AI is developing at such a rapid pace that I honestly can't recall a time in my career when each month brought new changes and options. These advancements not only improve daily life but also create new businesses seemingly overnight.
Automation is evidently impacting job opportunities for the less fortunate who depend on entry-level roles for their livelihood. This is evident in roles such as table waiting and grocery scanning, where I notice people being replaced by seemingly more efficient methods. Instead of interacting with a waiter, I now scan QR codes and order online. Rather than placing my groceries on a conveyor belt, I scan them myself.
Now, with AI involved, processes we once thought needed a human touch are gradually being phased out. People are being replaced by a few prompts and API calls. That I honestly worry about the next generation where it'll just honestly be tough to earn a living without going into further education!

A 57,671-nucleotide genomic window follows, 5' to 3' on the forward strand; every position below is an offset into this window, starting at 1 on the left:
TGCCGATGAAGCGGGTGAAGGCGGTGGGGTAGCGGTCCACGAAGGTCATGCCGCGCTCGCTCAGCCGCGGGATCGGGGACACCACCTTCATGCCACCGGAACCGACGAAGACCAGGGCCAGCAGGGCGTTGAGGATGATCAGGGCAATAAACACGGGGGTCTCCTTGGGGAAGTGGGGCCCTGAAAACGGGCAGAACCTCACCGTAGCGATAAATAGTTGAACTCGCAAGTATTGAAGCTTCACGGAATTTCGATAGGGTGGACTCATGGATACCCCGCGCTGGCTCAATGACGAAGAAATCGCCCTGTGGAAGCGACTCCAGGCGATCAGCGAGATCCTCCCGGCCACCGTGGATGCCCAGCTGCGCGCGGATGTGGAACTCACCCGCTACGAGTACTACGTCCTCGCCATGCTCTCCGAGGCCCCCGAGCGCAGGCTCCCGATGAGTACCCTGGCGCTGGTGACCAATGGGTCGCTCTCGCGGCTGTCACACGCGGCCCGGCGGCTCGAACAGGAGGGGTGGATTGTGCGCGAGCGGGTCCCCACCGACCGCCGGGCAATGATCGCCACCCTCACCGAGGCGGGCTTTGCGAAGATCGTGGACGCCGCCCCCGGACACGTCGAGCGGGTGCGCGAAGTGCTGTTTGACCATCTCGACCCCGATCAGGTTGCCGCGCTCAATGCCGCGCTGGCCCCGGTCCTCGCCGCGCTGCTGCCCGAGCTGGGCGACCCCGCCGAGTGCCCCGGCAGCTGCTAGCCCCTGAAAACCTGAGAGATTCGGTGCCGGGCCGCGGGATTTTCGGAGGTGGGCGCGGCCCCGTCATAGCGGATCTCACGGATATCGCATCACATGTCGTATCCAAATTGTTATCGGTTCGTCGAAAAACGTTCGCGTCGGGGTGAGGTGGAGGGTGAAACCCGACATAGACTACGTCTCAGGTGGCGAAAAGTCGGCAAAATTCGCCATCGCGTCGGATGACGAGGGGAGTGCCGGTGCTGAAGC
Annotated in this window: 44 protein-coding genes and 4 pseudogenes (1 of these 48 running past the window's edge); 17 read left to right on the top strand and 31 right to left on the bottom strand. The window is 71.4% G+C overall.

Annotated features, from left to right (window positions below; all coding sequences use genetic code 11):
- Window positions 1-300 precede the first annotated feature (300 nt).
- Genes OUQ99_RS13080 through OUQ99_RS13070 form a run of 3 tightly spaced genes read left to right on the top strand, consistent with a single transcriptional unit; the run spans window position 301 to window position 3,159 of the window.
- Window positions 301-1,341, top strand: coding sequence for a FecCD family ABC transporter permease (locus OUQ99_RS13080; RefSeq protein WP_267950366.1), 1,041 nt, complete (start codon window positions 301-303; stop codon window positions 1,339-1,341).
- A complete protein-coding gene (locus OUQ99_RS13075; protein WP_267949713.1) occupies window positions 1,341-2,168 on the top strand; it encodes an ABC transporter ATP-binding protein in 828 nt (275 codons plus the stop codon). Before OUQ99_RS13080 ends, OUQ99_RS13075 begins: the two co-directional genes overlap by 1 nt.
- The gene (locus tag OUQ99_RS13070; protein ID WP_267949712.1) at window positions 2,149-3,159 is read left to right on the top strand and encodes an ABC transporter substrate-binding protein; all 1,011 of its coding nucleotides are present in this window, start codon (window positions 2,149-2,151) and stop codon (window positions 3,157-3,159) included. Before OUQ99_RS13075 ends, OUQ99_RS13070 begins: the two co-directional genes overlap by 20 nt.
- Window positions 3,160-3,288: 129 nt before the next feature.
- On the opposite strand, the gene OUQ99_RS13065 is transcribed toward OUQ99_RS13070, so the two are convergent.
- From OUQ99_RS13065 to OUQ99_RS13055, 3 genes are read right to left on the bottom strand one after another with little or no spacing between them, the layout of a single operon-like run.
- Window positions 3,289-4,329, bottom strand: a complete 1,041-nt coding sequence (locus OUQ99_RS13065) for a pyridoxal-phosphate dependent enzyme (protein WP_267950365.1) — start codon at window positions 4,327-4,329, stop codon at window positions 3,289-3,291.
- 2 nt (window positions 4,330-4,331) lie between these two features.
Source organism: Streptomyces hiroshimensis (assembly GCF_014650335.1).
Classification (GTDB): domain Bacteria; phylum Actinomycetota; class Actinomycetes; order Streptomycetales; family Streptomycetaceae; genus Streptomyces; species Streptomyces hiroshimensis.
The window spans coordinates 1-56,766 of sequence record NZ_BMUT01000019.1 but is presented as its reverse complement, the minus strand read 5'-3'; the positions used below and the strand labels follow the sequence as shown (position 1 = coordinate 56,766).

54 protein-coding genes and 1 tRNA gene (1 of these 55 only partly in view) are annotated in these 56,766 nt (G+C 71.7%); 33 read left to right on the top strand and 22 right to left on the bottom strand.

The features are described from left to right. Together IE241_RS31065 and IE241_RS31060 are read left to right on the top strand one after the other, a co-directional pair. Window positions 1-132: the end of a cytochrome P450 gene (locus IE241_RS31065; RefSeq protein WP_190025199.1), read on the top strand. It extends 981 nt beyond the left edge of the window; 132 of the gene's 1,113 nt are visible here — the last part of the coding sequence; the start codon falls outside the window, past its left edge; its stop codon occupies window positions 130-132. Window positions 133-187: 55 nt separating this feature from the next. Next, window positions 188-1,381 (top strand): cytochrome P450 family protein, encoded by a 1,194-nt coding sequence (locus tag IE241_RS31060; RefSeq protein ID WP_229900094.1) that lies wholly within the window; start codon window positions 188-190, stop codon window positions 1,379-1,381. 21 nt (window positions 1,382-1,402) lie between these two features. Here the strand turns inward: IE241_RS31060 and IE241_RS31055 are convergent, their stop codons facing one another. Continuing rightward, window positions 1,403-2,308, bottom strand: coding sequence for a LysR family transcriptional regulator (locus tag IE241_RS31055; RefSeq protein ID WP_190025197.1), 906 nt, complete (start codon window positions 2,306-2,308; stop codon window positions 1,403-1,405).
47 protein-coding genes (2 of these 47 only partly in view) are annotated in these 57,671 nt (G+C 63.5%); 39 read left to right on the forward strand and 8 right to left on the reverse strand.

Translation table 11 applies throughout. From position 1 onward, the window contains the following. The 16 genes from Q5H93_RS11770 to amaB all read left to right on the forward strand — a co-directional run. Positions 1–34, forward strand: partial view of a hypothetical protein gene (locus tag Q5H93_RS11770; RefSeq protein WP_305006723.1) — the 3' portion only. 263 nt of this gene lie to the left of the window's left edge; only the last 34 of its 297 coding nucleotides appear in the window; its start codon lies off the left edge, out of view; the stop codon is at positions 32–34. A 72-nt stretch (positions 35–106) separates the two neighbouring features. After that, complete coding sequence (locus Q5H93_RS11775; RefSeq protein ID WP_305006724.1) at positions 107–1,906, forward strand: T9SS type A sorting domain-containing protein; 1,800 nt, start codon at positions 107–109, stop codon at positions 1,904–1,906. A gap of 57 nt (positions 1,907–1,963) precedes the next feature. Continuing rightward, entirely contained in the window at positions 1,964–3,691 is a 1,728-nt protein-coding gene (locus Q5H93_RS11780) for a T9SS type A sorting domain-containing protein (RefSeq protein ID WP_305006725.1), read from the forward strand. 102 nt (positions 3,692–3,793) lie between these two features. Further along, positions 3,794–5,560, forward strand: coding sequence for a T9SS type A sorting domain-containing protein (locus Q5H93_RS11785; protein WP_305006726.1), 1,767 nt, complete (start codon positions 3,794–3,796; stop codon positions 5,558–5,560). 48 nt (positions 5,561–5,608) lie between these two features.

Do you remember the backlash when calculators first became a thing? Universities and schools feared they would be more of cheating tools than learning aids. But look what actually happened - instead of memorising multiplication tables, students started using calculators as a starting point to grasp complex mathematical ideas.
I've been hooked on this Sudoku app lately. The first time I used it, it felt like cheating. It highlighted used numbers, took notes automatically, and challenged some of the core concepts. But then, the ease helped me tackle insanely tough puzzles that were once beyond my reach.
I see the future of ChatGPT and LLMs as the next generation's calculators. They're well on their way to becoming an essential part of our lives, thus allowing us to concentrate on novel aspects and opportunities. So, what's the harm in a little AI-induced simplification? After all, it's all about working smarter, not harder!